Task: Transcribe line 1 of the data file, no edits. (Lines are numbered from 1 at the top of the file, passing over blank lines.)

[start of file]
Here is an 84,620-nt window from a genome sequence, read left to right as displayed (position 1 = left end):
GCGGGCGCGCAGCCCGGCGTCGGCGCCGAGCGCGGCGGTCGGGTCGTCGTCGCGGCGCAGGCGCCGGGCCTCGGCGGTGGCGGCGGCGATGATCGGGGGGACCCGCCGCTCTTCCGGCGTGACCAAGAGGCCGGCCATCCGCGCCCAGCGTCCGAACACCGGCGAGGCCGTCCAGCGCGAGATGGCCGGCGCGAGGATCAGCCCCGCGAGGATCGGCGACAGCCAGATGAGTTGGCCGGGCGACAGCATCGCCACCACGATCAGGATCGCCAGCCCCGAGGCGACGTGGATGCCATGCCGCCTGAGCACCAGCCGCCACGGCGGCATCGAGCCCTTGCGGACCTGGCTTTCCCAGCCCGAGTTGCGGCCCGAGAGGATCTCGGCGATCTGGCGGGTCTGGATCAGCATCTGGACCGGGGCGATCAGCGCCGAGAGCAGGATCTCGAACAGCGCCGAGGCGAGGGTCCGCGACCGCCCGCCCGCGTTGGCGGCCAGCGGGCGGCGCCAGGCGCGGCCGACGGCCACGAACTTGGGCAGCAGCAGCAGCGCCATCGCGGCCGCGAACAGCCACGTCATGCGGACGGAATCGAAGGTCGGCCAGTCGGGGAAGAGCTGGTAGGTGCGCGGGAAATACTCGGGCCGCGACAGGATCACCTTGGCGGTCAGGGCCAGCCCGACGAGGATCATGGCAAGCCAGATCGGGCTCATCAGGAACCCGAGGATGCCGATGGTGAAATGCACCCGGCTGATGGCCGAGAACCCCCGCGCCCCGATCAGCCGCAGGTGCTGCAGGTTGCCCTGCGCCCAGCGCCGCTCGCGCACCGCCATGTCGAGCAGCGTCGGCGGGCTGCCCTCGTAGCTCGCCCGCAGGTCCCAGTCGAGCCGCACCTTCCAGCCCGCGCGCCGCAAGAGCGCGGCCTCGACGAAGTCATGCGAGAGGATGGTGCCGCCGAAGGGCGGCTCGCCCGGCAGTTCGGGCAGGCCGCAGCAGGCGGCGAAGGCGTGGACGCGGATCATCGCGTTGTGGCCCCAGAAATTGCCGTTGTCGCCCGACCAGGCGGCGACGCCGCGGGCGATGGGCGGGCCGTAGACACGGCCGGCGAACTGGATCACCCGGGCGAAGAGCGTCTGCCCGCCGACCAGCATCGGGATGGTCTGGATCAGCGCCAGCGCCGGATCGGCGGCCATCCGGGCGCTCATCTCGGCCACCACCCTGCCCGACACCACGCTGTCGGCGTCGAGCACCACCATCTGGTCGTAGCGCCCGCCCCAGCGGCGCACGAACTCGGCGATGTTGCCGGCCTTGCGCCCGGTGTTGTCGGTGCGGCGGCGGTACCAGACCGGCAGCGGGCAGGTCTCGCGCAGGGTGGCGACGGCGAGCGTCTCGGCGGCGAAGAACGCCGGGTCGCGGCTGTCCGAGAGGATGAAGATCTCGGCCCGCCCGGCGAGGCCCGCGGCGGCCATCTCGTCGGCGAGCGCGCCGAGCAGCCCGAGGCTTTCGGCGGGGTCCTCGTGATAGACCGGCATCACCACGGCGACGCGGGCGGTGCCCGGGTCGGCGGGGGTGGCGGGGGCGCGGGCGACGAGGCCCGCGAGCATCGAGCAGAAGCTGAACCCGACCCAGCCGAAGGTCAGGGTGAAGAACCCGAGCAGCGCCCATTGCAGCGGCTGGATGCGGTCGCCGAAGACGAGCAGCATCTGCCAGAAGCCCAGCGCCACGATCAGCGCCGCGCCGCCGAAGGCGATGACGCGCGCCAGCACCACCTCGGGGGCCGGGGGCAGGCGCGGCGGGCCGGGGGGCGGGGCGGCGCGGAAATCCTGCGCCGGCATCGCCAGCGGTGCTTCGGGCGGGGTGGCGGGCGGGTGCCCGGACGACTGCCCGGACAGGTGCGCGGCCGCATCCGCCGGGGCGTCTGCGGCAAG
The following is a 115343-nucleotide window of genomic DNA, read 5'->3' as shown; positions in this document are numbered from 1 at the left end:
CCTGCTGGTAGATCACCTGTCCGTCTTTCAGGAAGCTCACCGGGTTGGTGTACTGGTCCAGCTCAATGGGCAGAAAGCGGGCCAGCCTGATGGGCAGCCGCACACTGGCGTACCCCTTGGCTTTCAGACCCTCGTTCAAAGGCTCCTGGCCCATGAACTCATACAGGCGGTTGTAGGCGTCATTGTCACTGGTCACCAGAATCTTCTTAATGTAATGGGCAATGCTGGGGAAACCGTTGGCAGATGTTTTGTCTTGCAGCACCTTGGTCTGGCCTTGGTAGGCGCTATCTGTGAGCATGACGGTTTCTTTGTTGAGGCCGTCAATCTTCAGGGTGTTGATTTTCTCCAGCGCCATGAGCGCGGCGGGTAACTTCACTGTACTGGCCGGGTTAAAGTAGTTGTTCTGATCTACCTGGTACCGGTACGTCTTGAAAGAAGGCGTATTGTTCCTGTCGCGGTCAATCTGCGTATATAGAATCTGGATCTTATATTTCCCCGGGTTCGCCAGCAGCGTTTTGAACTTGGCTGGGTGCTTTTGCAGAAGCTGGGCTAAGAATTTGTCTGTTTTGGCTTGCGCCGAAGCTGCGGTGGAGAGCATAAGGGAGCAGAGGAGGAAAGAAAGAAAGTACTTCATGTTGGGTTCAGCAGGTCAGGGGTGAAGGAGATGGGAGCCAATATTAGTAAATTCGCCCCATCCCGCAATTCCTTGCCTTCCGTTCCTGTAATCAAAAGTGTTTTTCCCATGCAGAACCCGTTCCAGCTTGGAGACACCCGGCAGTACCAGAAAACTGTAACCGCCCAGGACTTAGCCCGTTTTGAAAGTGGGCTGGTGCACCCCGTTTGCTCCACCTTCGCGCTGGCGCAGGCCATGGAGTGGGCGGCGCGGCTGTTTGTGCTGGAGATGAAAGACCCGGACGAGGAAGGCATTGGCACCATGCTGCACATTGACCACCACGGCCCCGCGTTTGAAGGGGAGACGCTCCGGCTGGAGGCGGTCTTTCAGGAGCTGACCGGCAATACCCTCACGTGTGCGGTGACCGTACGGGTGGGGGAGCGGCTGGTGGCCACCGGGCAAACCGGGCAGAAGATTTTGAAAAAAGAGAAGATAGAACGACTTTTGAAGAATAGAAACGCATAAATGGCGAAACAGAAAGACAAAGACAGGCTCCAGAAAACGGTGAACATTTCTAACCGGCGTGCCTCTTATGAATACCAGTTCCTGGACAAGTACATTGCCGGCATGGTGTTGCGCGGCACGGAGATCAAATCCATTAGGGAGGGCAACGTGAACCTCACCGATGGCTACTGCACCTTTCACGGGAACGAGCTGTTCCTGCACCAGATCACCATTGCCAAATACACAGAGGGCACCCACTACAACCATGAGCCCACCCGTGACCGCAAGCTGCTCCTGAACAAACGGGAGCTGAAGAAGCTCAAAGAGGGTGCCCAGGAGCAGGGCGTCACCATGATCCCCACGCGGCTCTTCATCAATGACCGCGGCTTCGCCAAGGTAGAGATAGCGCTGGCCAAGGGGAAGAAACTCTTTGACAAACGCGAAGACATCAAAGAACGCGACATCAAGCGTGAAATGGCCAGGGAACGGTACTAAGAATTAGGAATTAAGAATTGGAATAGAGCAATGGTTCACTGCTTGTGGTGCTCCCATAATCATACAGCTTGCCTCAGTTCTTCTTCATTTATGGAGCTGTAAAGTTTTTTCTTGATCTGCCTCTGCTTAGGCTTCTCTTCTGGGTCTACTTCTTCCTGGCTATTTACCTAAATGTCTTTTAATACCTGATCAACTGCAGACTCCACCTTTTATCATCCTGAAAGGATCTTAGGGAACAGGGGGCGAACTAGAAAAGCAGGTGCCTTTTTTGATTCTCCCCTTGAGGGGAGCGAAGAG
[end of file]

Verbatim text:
Here is an 84,620-nt window from a genome sequence, read left to right as displayed (position 1 = left end):